As we continue to try and understand more about cancer, this week’s article will look at some of the different tools doctors have in their toolbox when it comes to treating cancer.
In making a decision on how to treat cancer doctors will consider the type of cancer a patient has, whether the cancer has spread to another part of the body as well as the patient’s age and overall health.
The most commonly known treatment for cancer is chemotherapy. Chemotherapy is a treatment regimen that involves the administration of drugs that are designed to stop cancer cells from multiplying and killing them.
Some healthy cells are also damaged in the process and this leads to some of the side effects associated with chemotherapy such as hair loss. The vast majority of these side effects are reversible once chemotherapy is discontinued.
Chemotherapy can either be administered intravenously through a vein or port or in some cases oral medication (tablets) are available.
The type of drug used and the regimen prescribed depends on a variety of factors including some of those mentioned above. Most types of chemotherapy can be administered in the Cayman Islands.
The second most common form of cancer treatment is radiation therapy or radiotherapy. It uses ionizing radiation to kill cancer cells and shrink tumors. It does this by damaging the genetic material of cancer cells.
While doctors try to target just the cancer cells and preserve healthy cells some healthy cells do get damaged in the process. Like with chemotherapy, the healthy cells can recover from the effects once the treatment is discontinued.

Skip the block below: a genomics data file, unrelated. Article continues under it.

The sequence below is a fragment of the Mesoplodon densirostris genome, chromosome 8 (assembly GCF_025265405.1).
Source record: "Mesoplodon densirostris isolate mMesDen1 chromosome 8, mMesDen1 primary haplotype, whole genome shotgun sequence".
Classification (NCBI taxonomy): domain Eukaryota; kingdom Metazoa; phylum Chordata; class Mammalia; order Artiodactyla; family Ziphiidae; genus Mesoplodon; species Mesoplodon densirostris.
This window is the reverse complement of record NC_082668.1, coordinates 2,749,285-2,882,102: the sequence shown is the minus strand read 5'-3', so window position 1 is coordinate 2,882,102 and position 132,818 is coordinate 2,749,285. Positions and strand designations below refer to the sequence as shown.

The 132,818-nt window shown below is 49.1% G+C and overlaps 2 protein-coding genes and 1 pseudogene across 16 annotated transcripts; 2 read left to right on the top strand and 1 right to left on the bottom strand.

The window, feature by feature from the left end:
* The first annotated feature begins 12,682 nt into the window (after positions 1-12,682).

There are several different types of radiation therapy. There is external radiation when the treatment is delivered by a machine, there is internal radiation – also known as brachytherapy – in which radioactive pellets are placed inside the body at the site of the affected area and there is systemic radiation therapy in which radioactive materials go throughout the body.
In addition to treating an area affected by cancer, radiation is sometimes administered to a cancer patient in an area in which there is no sign of cancer.
In this case it is given as a preventative and is know as prophylactic therapy. In other cases it is used as a pain killer in persons with more advanced cancer e.g. where the cancer has spread to the bones and is known as palliative radiation therapy.
The second article in this series will look at some of the other cancer treatments available including hormonal therapy and biological therapy.